The Sunlight Pilgrims
By Jenni Fagan
Hardcover, 272 pages
The year is 2020 and temperatures are dropping incredibly, threatening an ice age. Dylan leaves London after the death of his mother to remote Clachan Fells, where he meets enigmatic Constance and her transgender daughter, Stella. As the snow surrounds them and neighbors freeze, the three of them work to carve out their own space in what feels like the end of the world.
I’m going to be blunt – I got absolutely nothing out of this book and I was bored out of my friggen mind the entire time. It was a real struggle to finish, but I hate abandoning books and I requested this to review, so I felt I owed it a full chance. But oh, the struggle was real. I think my feelings are primarily due to a misunderstanding about the premise of the book paired a writing style that I don’t enjoy.
I figured I’d be getting an environmental, post-apocalyptic book with lots of action. I obviously missed the part of about bonds of family and shaping who we are and whatnot, because this was a character-driven novel. While the temperature was an issue, and there was lots of snow, and some people froze and everyone talked about how they were cold, the impending ice age really felt like more of a background element and didn’t seem to truly affect our three main characters.
I want to stress that I don’t think Fagan’s writing is bad, it’s just not a style I’m accustomed to or prefer. It’s hard to describe, but I’d say it’s somewhat poetic? Which, after just now finding Fagan’s website and seeing that she describes herself as a poet, makes a lot of sense. There are a lot of abstract thoughts, gritty feelings and the speech was hard to follow because rather than “speaking with their words in quotes” people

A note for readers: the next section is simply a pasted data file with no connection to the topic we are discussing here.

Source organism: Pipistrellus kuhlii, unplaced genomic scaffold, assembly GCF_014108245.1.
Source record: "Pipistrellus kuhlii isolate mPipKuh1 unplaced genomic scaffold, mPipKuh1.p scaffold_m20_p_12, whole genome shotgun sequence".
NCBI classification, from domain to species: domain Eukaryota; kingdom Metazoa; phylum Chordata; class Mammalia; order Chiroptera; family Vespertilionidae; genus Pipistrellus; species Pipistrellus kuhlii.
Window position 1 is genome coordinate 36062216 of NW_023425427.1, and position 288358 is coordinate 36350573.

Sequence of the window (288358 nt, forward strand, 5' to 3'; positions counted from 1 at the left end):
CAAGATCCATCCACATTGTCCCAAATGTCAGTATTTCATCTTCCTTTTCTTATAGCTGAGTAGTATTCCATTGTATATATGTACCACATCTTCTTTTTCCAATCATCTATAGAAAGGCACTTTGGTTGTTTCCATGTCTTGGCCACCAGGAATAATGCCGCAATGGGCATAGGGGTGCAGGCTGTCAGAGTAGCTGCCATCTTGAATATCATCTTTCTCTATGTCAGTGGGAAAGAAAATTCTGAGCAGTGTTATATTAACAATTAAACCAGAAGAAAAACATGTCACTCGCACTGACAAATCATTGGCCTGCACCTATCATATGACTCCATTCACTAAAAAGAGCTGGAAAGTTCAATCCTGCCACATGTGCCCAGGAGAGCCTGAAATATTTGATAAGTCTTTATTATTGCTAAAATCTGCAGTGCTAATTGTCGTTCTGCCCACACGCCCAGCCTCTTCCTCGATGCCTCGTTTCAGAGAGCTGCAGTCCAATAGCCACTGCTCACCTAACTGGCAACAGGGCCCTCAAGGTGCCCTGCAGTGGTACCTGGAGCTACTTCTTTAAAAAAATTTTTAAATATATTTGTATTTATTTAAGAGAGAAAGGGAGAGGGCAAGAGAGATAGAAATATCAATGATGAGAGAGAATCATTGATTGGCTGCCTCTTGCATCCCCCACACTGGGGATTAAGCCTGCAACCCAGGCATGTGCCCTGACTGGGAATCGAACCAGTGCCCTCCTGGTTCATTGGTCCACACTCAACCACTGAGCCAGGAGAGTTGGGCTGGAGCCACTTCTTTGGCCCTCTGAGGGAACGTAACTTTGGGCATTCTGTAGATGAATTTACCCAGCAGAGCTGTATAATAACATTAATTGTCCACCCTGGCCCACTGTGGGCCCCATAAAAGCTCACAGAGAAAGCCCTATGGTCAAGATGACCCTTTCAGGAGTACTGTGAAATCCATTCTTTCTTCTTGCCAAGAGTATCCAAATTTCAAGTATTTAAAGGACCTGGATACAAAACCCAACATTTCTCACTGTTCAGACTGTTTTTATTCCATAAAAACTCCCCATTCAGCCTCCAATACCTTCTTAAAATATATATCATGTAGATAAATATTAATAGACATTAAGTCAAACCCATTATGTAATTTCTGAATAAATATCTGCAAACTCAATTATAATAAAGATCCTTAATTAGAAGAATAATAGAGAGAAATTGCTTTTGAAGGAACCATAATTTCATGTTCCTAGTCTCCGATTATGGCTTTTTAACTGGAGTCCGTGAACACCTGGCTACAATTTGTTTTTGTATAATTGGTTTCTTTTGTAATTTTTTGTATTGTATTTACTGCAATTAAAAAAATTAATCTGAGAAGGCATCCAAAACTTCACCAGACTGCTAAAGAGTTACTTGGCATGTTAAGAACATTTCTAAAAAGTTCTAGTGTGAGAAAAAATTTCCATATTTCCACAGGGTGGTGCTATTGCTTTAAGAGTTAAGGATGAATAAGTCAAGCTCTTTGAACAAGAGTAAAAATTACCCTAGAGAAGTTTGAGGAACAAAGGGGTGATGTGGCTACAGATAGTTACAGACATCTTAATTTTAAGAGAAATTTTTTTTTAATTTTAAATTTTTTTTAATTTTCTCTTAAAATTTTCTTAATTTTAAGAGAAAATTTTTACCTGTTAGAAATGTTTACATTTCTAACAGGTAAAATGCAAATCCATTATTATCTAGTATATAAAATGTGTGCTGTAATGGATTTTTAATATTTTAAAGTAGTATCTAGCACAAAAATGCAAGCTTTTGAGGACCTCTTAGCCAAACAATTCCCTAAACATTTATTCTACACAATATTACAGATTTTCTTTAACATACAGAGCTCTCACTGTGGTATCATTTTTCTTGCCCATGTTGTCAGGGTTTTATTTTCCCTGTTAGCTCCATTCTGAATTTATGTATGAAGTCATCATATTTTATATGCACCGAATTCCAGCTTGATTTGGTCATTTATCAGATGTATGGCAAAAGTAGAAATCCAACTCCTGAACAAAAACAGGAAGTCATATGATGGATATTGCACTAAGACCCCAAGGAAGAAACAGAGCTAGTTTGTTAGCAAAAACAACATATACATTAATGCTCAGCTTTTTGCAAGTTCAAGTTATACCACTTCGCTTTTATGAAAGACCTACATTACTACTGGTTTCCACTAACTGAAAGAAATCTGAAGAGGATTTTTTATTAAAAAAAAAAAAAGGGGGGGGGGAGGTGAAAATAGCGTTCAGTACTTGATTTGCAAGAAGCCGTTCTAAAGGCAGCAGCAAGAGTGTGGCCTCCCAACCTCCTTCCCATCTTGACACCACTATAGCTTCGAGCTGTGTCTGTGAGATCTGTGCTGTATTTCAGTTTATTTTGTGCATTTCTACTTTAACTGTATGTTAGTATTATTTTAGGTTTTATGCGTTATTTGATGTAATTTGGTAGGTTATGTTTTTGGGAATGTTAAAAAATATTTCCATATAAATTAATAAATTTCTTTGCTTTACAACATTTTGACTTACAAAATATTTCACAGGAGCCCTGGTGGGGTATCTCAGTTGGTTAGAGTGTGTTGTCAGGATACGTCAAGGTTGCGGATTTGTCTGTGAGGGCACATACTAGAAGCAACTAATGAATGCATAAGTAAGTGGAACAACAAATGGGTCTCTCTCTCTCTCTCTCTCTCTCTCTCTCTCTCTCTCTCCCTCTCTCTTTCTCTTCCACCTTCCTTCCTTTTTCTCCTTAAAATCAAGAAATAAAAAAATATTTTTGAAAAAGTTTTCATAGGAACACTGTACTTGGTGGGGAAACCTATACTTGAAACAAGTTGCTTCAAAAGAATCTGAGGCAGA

-spoke like this, she said while rolling her eyes. It’s harder to follow when actions and text aren’t separated, you know.
I often lost track of who was speaking, or when they stopped speaking and were then performing an action.
I’ll also admit I did a fair bit of skimming past the halfway mark. I really just wanted to finish the book and get on to something good. I just didn’t connect with any of the characters and while I found twelve-year-old Stella’s struggle for acceptance and the difficulties she faced with trying to live as a girl without hormone blockers, it wasn’t enough to carry the story for me.
I was expecting the sort of atmosphere I received from The Road and Wolf Road but what I got was an exploration of human feelings and strange relationships and lots of scenes with characters glugging wine and smoking pot. I have no problem with any of these things, if I’m in the mood for them, but I certainly wasn’t while I read this book.
It took me 15 days to get through this book and I sort of regret spending so much time slogging through it. I’m sure there was probably a message or meaning to this book, but boy, was it lost on me! If the premise interests you, of course go for it, but it’s not a book I’d recommend. Simply not my style!
I received this book for free from Blogging for Books in exchange for an honest review. This does not affect my opinion of the book or the content of my review. All opinions in this post are my own.
Visit Fagan’s website here.